In total, 119 BV patients were included. BV diagnosis was defined in accordance with the diagnostic BV criteria, established by the Bárány Society in 2017.

Main outcome measures

Patients were divided into fallers and non-fallers, depending on the experience of one or more falls in the preceding 12 months. Residual vestibular function on caloric testing, rotatory chair testing, video head impulse test (vHIT) and cervical vestibular evoked myogenic potentials (cVEMP) was evaluated as a predictive factor for falls. Furthermore, hearing function (speech perception in noise (SPIN)), sound localization performance, etiology, disease duration, sport practice, scores on the Dizziness Handicap Inventory (DHI) and the Oscillopsia Severity Questionnaire (OSQ) were compared between fallers and non-fallers.


Forty-five (39%) patients reported falls. In a sub-analysis in the patients recruited at UZA (n = 69), 20% experienced three or more falls and three patients (4%) suffered from severe fall-related injuries. The DHI score and the OSQ score were significantly higher in fallers. Residual vestibular function, SPIN, sound localization performance, etiology, disease duration, age and sport practice did not differ between fallers and non-fallers.


Falls and (severe) fall-related injuries are frequent among BV patients. A DHI score > 47 and an OSQ score > 27.5 might be indicative for BV patients at risk for falls, with a sensitivity of 70% and specificity of 60%. Residual vestibular function captured by single vestibular tests (vHIT, calorics, rotatory chair, cVEMP) or by overall vestibular function defined as the number of impaired vestibular sensors are not suitable to distinguish fallers and non-fallers in a BV population.


Bilateral vestibulopathy (BV) is characterized by a bilateral loss of function of the peripheral vestibular organs, the vestibular nerves or both [1]. The most frequent reported etiologies of BV are ototoxic (aminoglycosides antibiotics), Menière’s disease and infections [24]. In Belgium and the Netherlands a relative higher proportion of genetic etiology is found due to a COCH mutation causing DFNA9 disease, which is the most common type of autosomal dominant non-syndromic deafness [5]. However, in about half of all BV patients no underlying etiology can be identified that caused their vestibular loss [2, 6]. In these patients, the disease is called ‘idiopathic BV’. BV patients typically suffer from imbalance worsening in the dark or on uneven ground, reflecting the need of other sensory inputs to maintain postural control. Due to failure of the vestibulo-ocular reflex, BV patients might also complain of instable gaze during head movements, called oscillopsia [1].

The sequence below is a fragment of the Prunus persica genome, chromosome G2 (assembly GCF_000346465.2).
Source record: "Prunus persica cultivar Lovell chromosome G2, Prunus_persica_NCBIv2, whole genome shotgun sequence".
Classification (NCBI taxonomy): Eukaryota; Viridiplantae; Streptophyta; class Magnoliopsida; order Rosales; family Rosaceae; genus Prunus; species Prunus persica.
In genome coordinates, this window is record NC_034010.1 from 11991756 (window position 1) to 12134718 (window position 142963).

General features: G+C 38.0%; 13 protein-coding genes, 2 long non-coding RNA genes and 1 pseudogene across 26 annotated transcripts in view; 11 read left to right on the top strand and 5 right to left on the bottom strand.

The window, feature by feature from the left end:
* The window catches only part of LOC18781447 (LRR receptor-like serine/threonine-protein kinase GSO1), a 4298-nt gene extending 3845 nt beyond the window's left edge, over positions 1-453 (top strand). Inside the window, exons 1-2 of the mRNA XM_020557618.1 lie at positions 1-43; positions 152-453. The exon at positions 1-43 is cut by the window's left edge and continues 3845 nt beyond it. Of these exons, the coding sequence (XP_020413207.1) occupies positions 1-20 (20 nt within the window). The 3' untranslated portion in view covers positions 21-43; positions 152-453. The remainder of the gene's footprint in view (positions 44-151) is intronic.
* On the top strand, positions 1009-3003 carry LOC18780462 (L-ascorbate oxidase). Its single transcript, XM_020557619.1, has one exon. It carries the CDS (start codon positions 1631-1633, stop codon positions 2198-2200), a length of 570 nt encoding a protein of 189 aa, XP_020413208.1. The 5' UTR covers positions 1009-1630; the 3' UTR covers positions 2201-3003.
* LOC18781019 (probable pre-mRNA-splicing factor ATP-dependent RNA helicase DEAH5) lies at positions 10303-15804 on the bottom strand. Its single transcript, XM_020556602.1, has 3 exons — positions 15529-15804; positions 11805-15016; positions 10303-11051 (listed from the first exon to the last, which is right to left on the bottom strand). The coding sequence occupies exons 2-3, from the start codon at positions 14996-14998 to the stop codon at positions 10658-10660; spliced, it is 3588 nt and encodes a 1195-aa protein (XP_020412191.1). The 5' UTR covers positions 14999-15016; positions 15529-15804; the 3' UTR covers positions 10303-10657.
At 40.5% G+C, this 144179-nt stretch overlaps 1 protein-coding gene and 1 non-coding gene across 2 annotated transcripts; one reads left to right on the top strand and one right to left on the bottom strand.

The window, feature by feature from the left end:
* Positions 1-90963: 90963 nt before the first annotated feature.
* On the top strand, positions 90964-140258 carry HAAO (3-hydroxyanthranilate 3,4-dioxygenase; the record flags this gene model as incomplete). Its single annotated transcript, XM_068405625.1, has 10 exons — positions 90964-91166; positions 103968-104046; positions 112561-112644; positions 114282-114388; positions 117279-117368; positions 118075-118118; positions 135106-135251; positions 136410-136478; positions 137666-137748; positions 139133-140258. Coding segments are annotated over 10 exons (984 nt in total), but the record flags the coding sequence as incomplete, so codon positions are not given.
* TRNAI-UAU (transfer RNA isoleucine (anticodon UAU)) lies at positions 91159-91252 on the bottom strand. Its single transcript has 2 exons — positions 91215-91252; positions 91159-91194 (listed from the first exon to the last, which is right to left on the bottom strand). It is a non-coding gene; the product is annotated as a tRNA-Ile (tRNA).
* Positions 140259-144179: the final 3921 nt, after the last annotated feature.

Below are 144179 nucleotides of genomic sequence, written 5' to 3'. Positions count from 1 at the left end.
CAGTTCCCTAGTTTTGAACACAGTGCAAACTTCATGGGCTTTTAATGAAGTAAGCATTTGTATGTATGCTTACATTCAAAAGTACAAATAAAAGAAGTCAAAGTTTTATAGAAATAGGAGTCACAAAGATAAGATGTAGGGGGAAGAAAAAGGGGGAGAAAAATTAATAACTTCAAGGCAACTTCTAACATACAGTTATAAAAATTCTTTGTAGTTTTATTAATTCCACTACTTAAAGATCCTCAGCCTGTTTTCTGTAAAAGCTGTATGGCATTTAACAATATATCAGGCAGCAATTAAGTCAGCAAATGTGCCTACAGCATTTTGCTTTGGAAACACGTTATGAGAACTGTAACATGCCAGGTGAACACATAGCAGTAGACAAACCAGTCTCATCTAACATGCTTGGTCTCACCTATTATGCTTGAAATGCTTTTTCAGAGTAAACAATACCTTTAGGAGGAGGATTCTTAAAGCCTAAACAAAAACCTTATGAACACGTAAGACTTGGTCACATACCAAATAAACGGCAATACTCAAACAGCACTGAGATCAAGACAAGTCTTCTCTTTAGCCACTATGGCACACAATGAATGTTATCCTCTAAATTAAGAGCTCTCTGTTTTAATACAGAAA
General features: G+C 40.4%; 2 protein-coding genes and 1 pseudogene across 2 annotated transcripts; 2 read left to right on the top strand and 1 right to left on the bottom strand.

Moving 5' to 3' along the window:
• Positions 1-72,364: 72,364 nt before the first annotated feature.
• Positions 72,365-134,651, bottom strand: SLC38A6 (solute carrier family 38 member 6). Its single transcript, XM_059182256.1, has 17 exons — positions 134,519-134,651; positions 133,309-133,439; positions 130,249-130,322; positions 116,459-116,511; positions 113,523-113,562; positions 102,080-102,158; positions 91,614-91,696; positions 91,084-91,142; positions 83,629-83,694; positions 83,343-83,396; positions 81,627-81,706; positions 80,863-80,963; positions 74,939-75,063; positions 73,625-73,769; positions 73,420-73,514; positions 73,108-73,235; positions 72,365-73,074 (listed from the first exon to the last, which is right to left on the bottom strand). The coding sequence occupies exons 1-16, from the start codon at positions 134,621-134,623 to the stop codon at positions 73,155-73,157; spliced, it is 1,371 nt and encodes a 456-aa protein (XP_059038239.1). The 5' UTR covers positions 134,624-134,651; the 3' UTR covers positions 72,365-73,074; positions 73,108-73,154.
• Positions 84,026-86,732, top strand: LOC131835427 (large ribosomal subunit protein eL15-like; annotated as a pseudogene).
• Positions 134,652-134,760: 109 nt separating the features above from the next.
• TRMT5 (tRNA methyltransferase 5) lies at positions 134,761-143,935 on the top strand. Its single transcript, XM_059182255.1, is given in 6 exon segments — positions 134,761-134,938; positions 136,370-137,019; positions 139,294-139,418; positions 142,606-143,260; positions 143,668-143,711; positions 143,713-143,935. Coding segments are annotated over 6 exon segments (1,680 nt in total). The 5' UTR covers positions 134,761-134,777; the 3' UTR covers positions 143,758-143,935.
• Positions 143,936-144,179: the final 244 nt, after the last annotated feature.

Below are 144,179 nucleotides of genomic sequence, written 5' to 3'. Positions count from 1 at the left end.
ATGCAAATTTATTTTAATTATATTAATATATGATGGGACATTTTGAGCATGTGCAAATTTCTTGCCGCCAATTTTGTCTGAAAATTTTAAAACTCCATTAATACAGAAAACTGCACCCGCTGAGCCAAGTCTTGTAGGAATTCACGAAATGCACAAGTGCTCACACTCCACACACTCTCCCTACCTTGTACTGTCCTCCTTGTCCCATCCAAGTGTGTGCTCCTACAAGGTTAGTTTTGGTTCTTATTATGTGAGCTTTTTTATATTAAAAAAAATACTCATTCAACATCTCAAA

Postural control is guaranteed by appropriate motor responses based on the multisensory integration of vestibular, visual, auditive and proprioceptive information. Due to the reduced vestibular input, this complex process is hindered in BV patients [6, 7]. The ability to detect gravity decreases and fast postural corrections become difficult. Together with oscillopsia, this exposes BV patients to an increased risk of falling. Compared to healthy peers, BV patients are reported to have a 31-fold increased risk of falling [8]. In a study assessing fall risk in patients with vertigo, BV patients were found to have the highest risk of falling amongst patients with peripheral vestibular syndromes [9].

Falling is considered one of the most important complications of BV as it results in fall-related injuries and loss of independence [6]. Moreover, the secondary induced fear of future falls can result in further social isolation and a substantial decline in quality of life [10].

As symptoms and complains vary widely in a BV population [7], this study aims to identify clinical risk factors to predict the risk of falling in BV patients, enabling clinicians to provide better and more individualized counseling of BV patients. Moreover, specialized physiotherapeutic regimens and fall prevention might reduce the incidence of falls and its burden in the BV population. Finally, given the prospect of a vestibular implant [11], this study might be helpful to highlight objective measures that could facilitate patient selection for a vestibular implant (VI).

This study differs from previous studies because it evaluates specifically those variables that are generally included in the work-up of a vestibular patient, and because of its unprecedented large sample size of BV patients (n = 119).

As different variables will be examined, the results and discussion sections have been divided into the following parts: